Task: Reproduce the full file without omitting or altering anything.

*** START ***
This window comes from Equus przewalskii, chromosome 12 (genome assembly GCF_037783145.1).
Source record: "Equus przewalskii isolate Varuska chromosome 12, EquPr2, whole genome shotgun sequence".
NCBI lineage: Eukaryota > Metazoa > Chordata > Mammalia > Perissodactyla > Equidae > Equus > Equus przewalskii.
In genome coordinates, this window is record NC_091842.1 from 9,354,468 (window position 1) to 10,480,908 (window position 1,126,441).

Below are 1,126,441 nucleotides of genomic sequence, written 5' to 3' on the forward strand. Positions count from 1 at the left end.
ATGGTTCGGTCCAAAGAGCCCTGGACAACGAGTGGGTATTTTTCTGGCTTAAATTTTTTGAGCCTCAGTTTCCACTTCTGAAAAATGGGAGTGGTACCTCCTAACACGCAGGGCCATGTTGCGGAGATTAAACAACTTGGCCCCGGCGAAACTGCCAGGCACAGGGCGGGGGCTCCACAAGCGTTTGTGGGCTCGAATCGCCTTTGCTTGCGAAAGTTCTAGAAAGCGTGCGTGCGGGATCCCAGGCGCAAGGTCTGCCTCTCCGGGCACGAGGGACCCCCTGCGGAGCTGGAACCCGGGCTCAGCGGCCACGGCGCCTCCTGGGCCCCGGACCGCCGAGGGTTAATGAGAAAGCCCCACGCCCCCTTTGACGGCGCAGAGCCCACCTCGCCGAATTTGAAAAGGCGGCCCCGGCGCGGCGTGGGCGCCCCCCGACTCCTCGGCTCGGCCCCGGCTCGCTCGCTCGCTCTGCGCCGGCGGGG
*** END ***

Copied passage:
This window comes from Equus przewalskii, chromosome 12 (genome assembly GCF_037783145.1).
Source record: "Equus przewalskii isolate Varuska chromosome 12, EquPr2, whole genome shotgun sequence".
NCBI lineage: Eukaryota > Metazoa > Chordata > Mammalia > Perissodactyla > Equidae > Equus > Equus przewalskii.
In genome coordinates, this window is record NC_091842.1 from 9,354,468 (window position 1) to 10,480,908 (window position 1,126,441).

Below are 1,126,441 nucleotides of genomic sequence, written 5' to 3' on the forward strand. Positions count from 1 at the left end.
ATGGTTCGGTCCAAAGAGCCCTGGACAACGAGTGGGTATTTTTCTGGCTTAAATTTTTTGAGCCTCAGTTTCCACTTCTGAAAAATGGGAGTGGTACCTCCTAACACGCAGGGCCATGTTGCGGAGATTAAACAACTTGGCCCCGGCGAAACTGCCAGGCACAGGGCGGGGGCTCCACAAGCGTTTGTGGGCTCGAATCGCCTTTGCTTGCGAAAGTTCTAGAAAGCGTGCGTGCGGGATCCCAGGCGCAAGGTCTGCCTCTCCGGGCACGAGGGACCCCCTGCGGAGCTGGAACCCGGGCTCAGCGGCCACGGCGCCTCCTGGGCCCCGGACCGCCGAGGGTTAATGAGAAAGCCCCACGCCCCCTTTGACGGCGCAGAGCCCACCTCGCCGAATTTGAAAAGGCGGCCCCGGCGCGGCGTGGGCGCCCCCCGACTCCTCGGCTCGGCCCCGGCTCGCTCGCTCGCTCTGCGCCGGCGGGG